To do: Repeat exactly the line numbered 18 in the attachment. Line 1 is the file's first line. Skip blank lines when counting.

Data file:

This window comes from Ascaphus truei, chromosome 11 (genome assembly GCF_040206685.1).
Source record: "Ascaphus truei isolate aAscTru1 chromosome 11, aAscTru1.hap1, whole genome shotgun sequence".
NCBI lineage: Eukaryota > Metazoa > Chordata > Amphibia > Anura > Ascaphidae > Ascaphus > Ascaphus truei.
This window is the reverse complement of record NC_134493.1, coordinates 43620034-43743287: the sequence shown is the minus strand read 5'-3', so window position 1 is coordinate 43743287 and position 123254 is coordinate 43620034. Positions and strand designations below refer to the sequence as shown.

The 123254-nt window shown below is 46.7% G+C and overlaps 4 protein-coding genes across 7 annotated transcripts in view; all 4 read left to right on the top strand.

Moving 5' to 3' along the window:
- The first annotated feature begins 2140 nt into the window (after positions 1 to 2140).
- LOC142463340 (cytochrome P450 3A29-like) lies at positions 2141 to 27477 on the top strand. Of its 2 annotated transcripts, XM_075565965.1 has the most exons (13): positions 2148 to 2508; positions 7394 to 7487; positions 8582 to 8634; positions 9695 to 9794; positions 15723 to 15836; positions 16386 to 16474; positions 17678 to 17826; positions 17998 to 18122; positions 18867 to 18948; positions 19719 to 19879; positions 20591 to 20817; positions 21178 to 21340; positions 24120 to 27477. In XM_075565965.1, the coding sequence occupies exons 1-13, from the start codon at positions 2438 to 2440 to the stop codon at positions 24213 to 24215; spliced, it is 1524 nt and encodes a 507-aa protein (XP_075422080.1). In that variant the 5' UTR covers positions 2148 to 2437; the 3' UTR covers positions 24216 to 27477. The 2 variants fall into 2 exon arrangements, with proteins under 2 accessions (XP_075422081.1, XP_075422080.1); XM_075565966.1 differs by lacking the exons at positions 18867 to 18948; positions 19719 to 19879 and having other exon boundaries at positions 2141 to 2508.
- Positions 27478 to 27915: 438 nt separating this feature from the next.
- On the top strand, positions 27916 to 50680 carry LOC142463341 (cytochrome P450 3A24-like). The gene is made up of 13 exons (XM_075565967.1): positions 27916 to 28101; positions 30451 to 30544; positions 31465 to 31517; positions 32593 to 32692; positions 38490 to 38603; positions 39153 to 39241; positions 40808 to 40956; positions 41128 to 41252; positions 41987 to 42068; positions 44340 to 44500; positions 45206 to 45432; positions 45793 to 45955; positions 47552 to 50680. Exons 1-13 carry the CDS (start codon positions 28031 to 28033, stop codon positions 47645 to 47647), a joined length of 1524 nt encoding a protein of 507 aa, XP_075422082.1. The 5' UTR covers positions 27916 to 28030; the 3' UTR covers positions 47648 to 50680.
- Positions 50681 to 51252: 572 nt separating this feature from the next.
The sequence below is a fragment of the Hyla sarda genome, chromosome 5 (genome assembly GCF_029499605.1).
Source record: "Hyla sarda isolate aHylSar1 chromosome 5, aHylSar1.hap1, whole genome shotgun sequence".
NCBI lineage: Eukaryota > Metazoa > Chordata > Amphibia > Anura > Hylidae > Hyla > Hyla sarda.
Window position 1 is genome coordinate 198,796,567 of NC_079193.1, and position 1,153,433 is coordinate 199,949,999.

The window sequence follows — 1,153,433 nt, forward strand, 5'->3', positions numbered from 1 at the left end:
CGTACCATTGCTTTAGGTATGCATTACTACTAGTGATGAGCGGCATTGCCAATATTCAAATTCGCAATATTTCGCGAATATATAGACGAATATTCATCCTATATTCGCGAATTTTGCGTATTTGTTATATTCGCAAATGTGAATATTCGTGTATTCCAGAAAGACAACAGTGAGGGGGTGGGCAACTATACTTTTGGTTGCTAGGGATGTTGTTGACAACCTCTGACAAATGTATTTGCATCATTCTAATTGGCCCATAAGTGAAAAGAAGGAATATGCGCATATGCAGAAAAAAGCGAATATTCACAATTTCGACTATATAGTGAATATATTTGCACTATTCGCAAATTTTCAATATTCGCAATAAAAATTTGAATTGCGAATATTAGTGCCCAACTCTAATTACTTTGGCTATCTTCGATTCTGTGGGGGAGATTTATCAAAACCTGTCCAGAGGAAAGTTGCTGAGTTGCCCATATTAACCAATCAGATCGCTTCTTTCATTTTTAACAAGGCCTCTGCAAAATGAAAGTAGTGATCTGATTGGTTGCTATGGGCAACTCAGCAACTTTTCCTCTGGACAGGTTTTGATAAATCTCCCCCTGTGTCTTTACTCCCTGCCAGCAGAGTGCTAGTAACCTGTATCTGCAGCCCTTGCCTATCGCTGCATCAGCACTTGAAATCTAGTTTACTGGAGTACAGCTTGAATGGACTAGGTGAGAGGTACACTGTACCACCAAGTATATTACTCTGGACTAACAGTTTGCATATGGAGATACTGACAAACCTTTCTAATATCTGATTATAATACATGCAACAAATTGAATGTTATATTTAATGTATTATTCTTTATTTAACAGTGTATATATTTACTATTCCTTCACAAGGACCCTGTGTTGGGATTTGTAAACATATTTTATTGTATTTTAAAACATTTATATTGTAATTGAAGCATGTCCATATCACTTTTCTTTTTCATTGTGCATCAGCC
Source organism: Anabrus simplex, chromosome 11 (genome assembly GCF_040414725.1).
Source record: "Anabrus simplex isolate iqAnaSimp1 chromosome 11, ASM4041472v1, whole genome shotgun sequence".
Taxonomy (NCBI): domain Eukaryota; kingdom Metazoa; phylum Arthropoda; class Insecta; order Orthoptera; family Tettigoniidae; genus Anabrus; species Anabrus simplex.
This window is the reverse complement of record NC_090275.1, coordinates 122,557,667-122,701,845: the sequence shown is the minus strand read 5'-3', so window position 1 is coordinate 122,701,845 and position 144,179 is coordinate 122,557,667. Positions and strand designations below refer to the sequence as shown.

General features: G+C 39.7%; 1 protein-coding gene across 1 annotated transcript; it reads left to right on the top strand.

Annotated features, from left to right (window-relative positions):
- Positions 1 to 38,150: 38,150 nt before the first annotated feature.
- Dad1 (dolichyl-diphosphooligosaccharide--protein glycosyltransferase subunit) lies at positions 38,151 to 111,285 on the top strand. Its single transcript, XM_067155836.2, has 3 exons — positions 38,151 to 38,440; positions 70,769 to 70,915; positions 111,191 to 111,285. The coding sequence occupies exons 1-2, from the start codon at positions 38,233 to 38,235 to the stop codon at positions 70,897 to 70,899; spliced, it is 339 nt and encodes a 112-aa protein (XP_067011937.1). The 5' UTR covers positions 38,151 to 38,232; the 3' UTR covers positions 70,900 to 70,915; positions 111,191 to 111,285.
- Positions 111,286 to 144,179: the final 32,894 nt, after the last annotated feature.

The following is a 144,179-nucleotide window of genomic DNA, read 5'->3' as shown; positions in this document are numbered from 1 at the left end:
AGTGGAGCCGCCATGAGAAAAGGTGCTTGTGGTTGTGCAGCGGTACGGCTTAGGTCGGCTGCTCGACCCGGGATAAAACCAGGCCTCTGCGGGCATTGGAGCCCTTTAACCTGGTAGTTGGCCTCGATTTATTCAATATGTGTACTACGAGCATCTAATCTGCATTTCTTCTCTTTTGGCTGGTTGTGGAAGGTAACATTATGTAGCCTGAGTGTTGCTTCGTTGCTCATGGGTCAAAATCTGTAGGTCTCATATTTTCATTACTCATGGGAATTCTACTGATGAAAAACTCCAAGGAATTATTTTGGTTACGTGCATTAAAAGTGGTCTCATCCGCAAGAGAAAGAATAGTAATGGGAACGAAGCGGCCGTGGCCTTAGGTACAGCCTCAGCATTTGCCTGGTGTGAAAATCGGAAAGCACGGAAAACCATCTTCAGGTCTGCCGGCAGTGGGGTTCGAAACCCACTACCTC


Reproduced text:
Source organism: Anabrus simplex, chromosome 11 (genome assembly GCF_040414725.1).